In Dan Baum's new book, Gun Guys: A Road Trip, the gun-owning Boulder-based author tells of his encounters with several other gun owners through his signature style of long-form journalism. Baum has received high acclaim for his previous works, including Nine Lives: Death and Life in New Orleans and Citizen Coors: An American Dynasty. We sat down with Baum earlier this week to get a preview on his newest story, which comes out March 7.
5280: When did you start on Gun Guys?
Dan Baum: It’s a book I always wanted to write. But really, it was the election of Obama and watching the gun guys go crazy. And then he’s inaugurated. And the gun guys are buying up guns like crazy. And the anti-gun people are noticing this and saying terrible things about the gun guys.
And it seemed to me that the NRA was making a lot of assumptions and the other side, [New York Senator Chuck] Schumer and [California Senator Dianne] Feinstein, are making a lot of assumptions about gun guys. But what nobody was doing was listening to them. Nobody was asking them, “What’s this about? Why are you so passionate about this?” They were just totally left out of the conversation. There are maybe 100 million gun owners in the United States and the NRA only has four million members. They represent this tiny little slice of extremists.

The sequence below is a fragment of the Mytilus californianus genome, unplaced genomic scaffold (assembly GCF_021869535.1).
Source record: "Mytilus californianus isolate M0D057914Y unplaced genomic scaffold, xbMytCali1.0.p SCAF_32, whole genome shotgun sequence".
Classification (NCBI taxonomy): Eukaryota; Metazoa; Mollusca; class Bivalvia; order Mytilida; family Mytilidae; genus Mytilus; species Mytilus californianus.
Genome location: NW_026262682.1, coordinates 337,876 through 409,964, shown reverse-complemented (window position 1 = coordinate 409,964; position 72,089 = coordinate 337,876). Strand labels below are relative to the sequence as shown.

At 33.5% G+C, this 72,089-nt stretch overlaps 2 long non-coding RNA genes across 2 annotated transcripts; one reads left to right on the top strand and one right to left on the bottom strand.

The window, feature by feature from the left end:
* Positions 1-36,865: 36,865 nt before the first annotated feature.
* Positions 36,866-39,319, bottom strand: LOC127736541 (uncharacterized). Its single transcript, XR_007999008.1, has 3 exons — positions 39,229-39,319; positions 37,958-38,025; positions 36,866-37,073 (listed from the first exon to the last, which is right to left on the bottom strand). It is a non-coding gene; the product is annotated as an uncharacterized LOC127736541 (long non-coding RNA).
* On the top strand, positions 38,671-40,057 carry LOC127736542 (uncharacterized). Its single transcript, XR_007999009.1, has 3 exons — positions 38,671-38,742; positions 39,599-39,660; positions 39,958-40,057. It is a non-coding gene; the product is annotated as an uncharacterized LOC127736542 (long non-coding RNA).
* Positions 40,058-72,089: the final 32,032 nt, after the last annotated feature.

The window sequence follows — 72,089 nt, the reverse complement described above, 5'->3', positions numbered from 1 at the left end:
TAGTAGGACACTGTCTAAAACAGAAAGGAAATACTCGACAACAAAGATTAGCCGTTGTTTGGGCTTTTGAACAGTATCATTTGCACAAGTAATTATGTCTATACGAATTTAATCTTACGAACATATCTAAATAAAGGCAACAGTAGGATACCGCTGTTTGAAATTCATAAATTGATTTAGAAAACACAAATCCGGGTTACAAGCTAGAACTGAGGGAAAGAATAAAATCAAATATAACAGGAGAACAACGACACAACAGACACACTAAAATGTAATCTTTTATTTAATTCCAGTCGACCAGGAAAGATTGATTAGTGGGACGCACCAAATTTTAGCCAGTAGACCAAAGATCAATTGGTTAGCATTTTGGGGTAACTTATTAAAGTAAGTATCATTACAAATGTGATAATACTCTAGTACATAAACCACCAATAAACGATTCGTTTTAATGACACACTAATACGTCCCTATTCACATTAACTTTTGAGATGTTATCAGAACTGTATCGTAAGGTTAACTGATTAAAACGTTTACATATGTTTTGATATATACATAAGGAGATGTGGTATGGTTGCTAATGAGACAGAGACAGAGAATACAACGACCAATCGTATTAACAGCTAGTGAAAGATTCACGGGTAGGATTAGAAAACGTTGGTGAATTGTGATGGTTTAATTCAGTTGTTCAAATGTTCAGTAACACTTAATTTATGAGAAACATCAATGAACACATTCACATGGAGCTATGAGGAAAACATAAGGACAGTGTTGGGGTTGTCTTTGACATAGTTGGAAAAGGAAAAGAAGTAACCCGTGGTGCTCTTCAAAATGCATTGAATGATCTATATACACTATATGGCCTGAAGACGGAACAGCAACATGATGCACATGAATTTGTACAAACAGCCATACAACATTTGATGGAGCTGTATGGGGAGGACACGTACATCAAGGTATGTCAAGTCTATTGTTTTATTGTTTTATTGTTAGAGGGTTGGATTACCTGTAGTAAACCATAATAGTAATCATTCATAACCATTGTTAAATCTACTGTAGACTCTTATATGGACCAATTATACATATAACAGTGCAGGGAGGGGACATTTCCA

5280: In your Harper’s article, "Happiness is a Worn Gun," you said your gun makes you feel more in-tune with the world. Or not in “Condition White," as you put it. Did you get that same pulse from others?
DB: Yeah, everybody says the same thing. You wear a gun and you are Mr. Aware. The question is whether you like it. After a year and a half I stopped carrying [all the time]. I just carry it a little bit. I was up in Montana interviewing gun guys, so I carried it. I’m going to keep my training up. I’m going to keep my permit. I might, some day, feel like I want to carry again. But I found, ultimately, it wasn’t really for me. Which is not to say I object to anybody else carrying. I do think mandatory training should be a lot better.
5280: It’s pretty relevant timing for a book on guns. Did it just happen to work out that way?
DB: You know, there’s always something. Before this [the Sandy Hook shootings] was Aurora, before that was the Sikh Temple, before that was Gabby Gifford. The hits keep coming.
5280: How was the process of getting your gun in Colorado?
DB: You just go in and buy it. You go in and say, "I want that gun." You fill out a form and they type the information into the computer and then you wait to be cleared. This is the instant background check. It usually takes 15 minutes. It can take as long as a few hours. If it takes longer than three days, they have to sell you the gun. The default is that you’re OK. Then, if it turns out you’re not OK, the ATF [Bureau of Alcohol, Tobacco, Firearms, and Explosives] will come and take the gun away, which must be a very unpleasant task.
—Image courtesy of Dan Baum